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How Farmers Learn: Different Approaches to Change
Kilpatrick, S and Johns, S (2003) How Farmers Learn: Different Approaches to Change. The Journal of Agricultural Education and Extension, 9 (4). pp. 151-164. ISSN 1389-224X
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This paper presents findings of an Australian study1 that investigated how farm- management teams go about learning to manage their businesses, including how they learn in order to make strategic and tactical changes. The Australian farming context is one of increasing complexity and risk that demands greater sophistication and professionalism in farm management. Learning is related to increased capacity to manage successful change. Farm-management teams employ four different learning patterns when making changes to their management and marketing practises. Learning patterns are termed local focussed, people focussed, outward looking and extensive networking. These patterns appear to be related to ongoing learning practices of farmmanagement teams as well as to learning for change. Local focussed management teams learnt for change by accessing only local sources (including government extension services) or a single individual. People focussed farm-management teams preferred to learn for change principally by seeking information and advice on a one-to-one basis from more than one person, most frequently experts, but often other farmers. The remaining farm businesses accessed a variety of sources. The group classed as extensive networkers accessed a large number of varied sources in learning for change. Others who used a less extensive range were termed outward looking.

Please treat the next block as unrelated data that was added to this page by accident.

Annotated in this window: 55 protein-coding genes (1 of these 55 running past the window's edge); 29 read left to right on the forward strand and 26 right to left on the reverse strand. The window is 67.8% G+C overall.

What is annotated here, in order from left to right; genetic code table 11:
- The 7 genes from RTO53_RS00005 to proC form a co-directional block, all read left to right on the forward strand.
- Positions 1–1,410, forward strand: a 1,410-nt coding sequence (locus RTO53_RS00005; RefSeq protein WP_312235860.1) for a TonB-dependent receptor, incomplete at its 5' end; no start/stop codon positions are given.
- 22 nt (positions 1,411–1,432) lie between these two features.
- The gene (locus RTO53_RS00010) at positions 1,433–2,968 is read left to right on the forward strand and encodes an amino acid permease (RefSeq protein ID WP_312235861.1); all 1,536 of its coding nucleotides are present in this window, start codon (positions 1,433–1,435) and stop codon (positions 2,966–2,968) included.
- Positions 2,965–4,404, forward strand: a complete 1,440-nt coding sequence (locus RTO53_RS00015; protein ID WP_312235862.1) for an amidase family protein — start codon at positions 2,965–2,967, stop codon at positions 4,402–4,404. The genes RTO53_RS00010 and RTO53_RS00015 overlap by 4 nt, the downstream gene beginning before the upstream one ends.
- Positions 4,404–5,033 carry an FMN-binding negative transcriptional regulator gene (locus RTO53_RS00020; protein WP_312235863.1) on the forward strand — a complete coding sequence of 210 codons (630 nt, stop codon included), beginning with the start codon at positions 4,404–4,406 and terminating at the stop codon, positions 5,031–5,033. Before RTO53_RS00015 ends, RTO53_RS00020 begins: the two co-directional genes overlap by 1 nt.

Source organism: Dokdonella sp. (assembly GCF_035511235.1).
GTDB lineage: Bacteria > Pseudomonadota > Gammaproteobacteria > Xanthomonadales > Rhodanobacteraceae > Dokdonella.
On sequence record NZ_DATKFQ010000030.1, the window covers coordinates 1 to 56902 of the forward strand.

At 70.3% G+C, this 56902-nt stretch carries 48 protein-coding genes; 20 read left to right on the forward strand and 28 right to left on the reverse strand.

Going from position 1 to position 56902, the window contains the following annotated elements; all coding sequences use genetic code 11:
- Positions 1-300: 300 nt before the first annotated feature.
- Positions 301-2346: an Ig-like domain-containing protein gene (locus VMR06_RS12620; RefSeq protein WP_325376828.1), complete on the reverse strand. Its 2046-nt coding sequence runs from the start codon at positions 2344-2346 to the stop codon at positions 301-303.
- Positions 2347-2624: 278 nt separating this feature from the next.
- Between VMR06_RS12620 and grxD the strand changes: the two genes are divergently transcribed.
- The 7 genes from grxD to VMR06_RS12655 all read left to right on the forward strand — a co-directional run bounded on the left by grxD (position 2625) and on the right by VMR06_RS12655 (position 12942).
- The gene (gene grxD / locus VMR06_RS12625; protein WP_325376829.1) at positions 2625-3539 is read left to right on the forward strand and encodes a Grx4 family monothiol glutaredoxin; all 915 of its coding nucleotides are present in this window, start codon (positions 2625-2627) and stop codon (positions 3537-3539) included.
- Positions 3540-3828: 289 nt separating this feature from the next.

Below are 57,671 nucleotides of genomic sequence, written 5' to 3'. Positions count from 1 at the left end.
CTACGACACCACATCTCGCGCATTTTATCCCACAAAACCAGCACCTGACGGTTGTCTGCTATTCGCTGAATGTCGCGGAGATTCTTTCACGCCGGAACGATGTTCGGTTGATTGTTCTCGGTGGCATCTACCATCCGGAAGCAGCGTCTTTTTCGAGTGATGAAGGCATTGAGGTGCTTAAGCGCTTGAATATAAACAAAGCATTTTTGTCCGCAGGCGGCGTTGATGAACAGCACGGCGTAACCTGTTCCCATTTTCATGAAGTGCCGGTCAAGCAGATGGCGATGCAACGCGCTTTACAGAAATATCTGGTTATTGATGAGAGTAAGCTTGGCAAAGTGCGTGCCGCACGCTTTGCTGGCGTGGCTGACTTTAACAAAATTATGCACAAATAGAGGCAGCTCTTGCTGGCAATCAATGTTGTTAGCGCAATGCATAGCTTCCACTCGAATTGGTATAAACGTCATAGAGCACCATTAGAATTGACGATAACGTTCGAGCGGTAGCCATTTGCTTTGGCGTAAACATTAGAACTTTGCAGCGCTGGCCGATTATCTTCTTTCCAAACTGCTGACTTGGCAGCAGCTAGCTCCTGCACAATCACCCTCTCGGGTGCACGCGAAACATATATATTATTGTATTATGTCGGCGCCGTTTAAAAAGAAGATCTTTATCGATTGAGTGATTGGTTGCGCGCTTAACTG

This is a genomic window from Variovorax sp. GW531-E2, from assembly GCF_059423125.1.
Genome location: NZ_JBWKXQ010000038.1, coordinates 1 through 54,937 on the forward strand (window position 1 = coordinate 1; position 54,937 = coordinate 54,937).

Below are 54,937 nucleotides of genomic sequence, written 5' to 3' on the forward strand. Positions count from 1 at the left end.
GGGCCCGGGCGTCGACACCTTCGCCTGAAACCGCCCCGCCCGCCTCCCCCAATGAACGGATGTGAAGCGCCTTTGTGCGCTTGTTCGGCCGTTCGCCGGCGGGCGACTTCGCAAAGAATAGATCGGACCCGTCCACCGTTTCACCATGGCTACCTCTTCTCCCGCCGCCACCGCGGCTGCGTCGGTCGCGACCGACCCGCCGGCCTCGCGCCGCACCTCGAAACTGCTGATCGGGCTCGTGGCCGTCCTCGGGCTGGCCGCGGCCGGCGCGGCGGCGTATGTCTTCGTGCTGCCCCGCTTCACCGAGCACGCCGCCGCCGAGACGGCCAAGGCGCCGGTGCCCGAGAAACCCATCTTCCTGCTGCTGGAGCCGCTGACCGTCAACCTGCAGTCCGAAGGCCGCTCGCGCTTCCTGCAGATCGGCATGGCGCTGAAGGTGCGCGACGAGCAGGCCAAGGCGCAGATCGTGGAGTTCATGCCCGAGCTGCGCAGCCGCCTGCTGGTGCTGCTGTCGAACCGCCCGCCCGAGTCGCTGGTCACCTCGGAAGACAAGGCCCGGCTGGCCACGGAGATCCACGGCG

|Keywords:||Learning in agriculture, Lifelong learning Change|
|Journal or Publication Title:||The Journal of Agricultural Education and Extension|
|Page Range:||pp. 151-164|
|Date Deposited:||10 Aug 2007|
|Last Modified:||18 Nov 2014 03:20|
|Item Statistics:||View statistics for this item|
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